Almost half of young Australians will not complete their apprenticeship due to exposure to situations that negatively affect their mental wellbeing, a new Orygen report has found.
The report, Wellbeing at work: Apprenticeships and mental health, identified that apprentices faced a reduced sense of wellbeing and potential mental ill-health due to bullying, long work hours, low wages, job insecurity and unrealistic workplace expectations.
Cameron Boyle, senior policy analyst at Orygen, Australia’s centre of excellence in youth mental health, said bullying and abuse was one of the major risks to the mental health and wellbeing of apprentices.
“Young apprentices are particularly susceptible to workplace harassment, bullying or exposure to violence,” Mr Boyle, lead author of the report, said.
“Our report showed that workplace bullying was a factor in a quarter of apprentices deciding to withdraw from their apprenticeship.”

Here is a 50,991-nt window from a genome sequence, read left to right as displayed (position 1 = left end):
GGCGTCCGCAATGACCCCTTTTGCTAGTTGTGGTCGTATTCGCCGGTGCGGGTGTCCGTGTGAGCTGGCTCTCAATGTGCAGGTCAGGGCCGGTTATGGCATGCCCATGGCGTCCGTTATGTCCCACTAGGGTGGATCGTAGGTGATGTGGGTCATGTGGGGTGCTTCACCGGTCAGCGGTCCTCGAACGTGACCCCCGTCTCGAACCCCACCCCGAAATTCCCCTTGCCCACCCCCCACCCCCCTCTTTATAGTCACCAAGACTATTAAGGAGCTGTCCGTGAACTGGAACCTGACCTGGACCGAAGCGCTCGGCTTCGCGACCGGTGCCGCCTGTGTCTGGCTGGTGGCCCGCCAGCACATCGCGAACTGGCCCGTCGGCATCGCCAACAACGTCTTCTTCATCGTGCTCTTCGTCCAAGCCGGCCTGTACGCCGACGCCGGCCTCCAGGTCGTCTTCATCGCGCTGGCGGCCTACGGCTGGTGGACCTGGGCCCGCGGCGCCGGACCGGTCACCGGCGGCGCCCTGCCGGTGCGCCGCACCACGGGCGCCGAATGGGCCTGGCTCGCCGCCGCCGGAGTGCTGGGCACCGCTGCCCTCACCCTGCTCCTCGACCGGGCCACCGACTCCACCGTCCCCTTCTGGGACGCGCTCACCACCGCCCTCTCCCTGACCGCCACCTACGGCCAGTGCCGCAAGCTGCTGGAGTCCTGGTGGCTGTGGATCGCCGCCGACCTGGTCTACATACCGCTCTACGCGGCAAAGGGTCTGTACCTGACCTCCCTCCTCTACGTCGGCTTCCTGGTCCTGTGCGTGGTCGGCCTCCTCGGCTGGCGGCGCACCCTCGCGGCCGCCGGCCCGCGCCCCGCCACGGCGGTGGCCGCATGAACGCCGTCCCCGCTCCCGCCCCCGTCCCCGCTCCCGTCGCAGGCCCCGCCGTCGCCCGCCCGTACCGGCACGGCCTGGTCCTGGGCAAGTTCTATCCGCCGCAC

The report also found that workplace conditions negatively impacted the mental health and wellbeing of apprentices.
Mr Boyle said the long hours that apprentices work affected their sleep, diet, study and social life.
“They also experienced financial stress due to their comparatively low pay, and faced the added pressure of being assigned responsibilities beyond their level of knowledge.”
The report outlined and examined a number of existing options to support the mental wellbeing of apprentices that included: programs and models focussed on anti-bullying; mentoring and peer support; digital supports and resilience training; and Employee Assistance Programs.
“These existing wellbeing supports provide an opportunity to research whether they could be adapted to better support apprentices,” Mr Boyle said.
“To do this, we need to develop a clear plan to provide strategic guidance to employers and apprenticeship providers outlining how best to support the wellbeing of their apprentices.
The role of the Australian Government regulating the employment and conditions of apprentices in Australia was also discussed in the report.
Mr Boyle said the Australian Government’s Apprenticeships Code requires that the employer provide ‘a safe workplace, free from bullying and verbal, physical, racial and sexual abuse’ and will ensure that ‘all occupational health and safety requirements’ are addressed.
“While the provision of a ‘safe’ workplace does include protection of mental health, there should be a more explicit reference to the need to promote mental wellbeing among apprentices,” he said.